Nothing says spring like butterflies! Thinking of butterflies conjures images of warm weather, sunny days and flowers in bloom.
That’s why Easter weekend is a pretty popular time to come visit the Conservatory: what better place to celebrate the advent of spring than where it’s spring year-round and there’s 100’s of butterflies!
What do butterflies eat if there are no flowers in bloom? Turns out these critters can be quite creative. Many species will feast on freshly-running sap leaking from trees; water that collects on leaves or mud; some species of trees bloom really early like willow that offer up some of the first nectar sources; and they’ll even feed on fresh animal dung!
Soon we’ll begin to see butterflies flying outside our homes as well. When it finally warms up to ~ 10 C during the day, you can start keeping your eye out for some early flying butterflies.
There are two types of early-season butterflies: ones that overwinter as adults and therefore can simply “wake up” when it’s warm enough to take to the wing – these are often referred to as “cold hardy” species. Then there are butterflies that don’t overwinter in Ontario at all, but instead migrate south to areas of the US where it stays mild year-round – these are the migratory species.
Here are some of the first you can see on the wing:
Despite it’s dreary name, this is a demure lovely butterfly with a yellow hem to its wings. It’s a very hardy species, overwintering as an adult butterfly tucked away under bark or leaves. Thus, any warm day in late winter (even as early as March), it can take to the wing.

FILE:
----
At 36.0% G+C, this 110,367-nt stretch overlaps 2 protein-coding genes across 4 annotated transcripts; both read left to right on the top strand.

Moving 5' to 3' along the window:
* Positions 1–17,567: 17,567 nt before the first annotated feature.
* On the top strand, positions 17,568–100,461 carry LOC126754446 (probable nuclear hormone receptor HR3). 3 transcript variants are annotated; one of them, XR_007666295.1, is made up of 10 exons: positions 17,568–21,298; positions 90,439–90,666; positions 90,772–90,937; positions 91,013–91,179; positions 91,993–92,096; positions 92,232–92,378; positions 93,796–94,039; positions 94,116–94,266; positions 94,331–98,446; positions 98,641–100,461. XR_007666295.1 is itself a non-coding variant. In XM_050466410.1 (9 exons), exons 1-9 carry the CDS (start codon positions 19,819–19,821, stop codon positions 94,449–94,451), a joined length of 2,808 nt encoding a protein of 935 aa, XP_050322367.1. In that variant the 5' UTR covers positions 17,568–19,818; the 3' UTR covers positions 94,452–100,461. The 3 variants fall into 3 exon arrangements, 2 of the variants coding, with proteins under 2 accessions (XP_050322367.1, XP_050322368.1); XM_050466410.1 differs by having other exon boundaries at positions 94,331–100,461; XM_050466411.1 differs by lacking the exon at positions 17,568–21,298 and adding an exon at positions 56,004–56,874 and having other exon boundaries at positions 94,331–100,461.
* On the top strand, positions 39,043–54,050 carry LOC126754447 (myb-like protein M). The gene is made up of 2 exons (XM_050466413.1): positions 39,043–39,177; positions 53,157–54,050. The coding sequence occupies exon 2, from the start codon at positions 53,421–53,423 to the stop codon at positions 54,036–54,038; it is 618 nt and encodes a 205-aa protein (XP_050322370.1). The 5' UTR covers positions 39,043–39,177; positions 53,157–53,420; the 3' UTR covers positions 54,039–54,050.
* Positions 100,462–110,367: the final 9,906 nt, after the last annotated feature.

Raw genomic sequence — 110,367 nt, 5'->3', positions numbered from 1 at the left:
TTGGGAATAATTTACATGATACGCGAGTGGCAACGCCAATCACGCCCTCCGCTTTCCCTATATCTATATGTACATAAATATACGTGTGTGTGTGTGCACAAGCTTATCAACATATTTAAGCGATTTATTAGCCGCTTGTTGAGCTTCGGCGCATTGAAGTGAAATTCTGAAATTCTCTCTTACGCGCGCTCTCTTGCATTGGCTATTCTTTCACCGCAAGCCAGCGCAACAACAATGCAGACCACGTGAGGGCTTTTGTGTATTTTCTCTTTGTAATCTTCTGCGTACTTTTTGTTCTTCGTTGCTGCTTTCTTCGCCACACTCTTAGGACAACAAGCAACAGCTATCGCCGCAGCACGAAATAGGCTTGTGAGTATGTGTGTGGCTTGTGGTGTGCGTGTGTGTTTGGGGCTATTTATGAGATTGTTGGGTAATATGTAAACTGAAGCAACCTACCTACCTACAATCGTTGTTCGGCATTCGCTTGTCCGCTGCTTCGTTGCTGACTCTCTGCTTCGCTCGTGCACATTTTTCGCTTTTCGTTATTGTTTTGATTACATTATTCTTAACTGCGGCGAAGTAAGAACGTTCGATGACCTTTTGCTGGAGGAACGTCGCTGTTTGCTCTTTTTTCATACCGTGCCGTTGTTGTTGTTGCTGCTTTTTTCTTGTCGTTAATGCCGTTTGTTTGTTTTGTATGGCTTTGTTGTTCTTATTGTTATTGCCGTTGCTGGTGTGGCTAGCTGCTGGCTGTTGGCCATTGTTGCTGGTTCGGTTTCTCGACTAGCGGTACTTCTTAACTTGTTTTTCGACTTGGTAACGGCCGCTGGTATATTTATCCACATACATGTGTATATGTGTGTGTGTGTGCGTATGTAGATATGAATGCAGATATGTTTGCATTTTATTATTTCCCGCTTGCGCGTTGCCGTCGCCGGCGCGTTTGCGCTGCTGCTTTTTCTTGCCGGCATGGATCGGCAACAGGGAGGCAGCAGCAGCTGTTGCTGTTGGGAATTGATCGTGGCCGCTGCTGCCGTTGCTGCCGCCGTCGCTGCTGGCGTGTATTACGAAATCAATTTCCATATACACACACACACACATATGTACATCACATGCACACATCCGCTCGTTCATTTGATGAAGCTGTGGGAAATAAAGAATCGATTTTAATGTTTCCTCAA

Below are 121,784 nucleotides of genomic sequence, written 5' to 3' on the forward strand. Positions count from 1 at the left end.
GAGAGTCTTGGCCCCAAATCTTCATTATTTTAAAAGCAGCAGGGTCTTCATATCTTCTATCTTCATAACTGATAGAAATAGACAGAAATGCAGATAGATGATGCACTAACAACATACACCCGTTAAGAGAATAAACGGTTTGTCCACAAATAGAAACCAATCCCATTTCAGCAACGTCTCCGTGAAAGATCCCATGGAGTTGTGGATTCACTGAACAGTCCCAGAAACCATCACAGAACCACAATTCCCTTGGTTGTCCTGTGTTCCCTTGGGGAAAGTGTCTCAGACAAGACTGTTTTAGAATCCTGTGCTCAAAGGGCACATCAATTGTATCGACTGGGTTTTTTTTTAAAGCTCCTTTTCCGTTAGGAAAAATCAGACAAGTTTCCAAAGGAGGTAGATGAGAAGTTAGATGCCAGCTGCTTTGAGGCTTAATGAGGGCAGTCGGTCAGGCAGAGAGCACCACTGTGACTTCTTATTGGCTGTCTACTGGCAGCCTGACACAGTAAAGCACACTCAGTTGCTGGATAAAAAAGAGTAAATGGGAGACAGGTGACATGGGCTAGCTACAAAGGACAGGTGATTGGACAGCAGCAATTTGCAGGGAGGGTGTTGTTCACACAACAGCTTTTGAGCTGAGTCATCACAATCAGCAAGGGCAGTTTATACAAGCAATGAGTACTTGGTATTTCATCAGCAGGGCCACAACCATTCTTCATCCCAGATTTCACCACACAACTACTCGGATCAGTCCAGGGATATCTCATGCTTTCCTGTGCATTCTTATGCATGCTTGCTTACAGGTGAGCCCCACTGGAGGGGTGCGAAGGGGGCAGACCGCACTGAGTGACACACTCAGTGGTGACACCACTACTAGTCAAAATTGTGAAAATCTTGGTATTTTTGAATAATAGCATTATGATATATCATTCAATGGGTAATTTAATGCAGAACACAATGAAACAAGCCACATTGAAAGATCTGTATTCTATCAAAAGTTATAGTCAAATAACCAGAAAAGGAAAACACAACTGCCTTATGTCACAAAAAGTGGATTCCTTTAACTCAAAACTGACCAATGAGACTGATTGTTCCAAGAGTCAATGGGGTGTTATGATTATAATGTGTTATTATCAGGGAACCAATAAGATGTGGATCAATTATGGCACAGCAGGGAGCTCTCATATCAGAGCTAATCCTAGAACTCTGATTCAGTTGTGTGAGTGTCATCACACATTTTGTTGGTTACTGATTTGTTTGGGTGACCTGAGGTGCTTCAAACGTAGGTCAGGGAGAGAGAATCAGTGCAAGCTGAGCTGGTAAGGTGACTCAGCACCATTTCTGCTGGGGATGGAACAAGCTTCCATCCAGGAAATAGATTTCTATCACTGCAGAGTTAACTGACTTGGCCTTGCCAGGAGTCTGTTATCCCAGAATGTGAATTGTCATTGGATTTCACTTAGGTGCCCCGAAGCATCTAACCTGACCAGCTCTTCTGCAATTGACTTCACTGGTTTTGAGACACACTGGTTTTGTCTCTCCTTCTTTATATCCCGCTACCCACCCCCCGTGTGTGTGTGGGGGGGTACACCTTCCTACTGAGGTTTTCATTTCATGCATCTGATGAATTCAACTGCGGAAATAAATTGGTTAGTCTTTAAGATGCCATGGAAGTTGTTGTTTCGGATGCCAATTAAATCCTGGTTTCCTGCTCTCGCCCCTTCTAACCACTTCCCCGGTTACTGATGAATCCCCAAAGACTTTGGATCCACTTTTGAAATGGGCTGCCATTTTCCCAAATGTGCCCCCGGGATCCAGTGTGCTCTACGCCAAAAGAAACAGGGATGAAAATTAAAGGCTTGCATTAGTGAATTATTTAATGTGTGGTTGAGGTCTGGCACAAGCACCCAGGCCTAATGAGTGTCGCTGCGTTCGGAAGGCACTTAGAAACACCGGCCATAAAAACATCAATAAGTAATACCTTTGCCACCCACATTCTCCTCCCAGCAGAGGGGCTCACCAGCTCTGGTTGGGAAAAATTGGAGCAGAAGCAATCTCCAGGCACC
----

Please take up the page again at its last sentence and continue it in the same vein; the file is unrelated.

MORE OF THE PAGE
This is one of our most common migratory butterflies, although it doesn’t take as long distance flights as the famous Monarch. Red Admirals typically don’t overwinter in Ontario, so they fly south every fall to the mid/southern US. Every spring, they must fly north to re-colonize Ontario. If the winds are favourable from the south, they can start migrating by the thousands up into Canada in early spring.
Question Marks and Commas
Another cold-hardy species, the Anglewings are very similar in appearance and both overwinter as adult butterflies. They can commonly be seen flitting from tree to tree, feasting on sap and liquid on trees. The outside of their wings displays stunning dead-leaf camouflage to help them hide during their winter-long slumber.
These dainty butterflies are also thought to not overwinter in Ontario, but instead fly south to avoid the cold altogether. They typically wait a little later in spring until there are some flowers in bloom, so it might be awhile yet before we start seeing these.